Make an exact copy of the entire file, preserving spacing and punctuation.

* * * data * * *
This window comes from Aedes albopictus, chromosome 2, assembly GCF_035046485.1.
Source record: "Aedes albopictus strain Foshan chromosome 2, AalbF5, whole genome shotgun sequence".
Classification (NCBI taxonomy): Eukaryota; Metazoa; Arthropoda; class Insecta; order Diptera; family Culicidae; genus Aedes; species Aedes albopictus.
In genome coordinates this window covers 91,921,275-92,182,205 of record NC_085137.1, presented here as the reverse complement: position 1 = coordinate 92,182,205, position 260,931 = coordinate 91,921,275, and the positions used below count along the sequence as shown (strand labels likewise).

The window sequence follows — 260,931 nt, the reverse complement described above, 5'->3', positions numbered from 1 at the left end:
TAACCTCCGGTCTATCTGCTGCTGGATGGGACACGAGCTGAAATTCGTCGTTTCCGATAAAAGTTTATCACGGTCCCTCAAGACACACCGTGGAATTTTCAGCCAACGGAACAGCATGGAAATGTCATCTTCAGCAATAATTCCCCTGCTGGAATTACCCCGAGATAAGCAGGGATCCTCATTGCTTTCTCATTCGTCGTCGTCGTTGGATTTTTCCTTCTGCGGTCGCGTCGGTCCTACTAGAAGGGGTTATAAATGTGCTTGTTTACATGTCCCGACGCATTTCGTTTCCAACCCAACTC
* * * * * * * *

This window comes from Aedes albopictus, chromosome 2, assembly GCF_035046485.1.
Source record: "Aedes albopictus strain Foshan chromosome 2, AalbF5, whole genome shotgun sequence".
Classification (NCBI taxonomy): Eukaryota; Metazoa; Arthropoda; class Insecta; order Diptera; family Culicidae; genus Aedes; species Aedes albopictus.
In genome coordinates this window covers 91,921,275-92,182,205 of record NC_085137.1, presented here as the reverse complement: position 1 = coordinate 92,182,205, position 260,931 = coordinate 91,921,275, and the positions used below count along the sequence as shown (strand labels likewise).

The window sequence follows — 260,931 nt, the reverse complement described above, 5'->3', positions numbered from 1 at the left end:
TAACCTCCGGTCTATCTGCTGCTGGATGGGACACGAGCTGAAATTCGTCGTTTCCGATAAAAGTTTATCACGGTCCCTCAAGACACACCGTGGAATTTTCAGCCAACGGAACAGCATGGAAATGTCATCTTCAGCAATAATTCCCCTGCTGGAATTACCCCGAGATAAGCAGGGATCCTCATTGCTTTCTCATTCGTCGTCGTCGTTGGATTTTTCCTTCTGCGGTCGCGTCGGTCCTACTAGAAGGGGTTATAAATGTGCTTGTTTACATGTCCCGACGCATTTCGTTTCCAACCCAACTC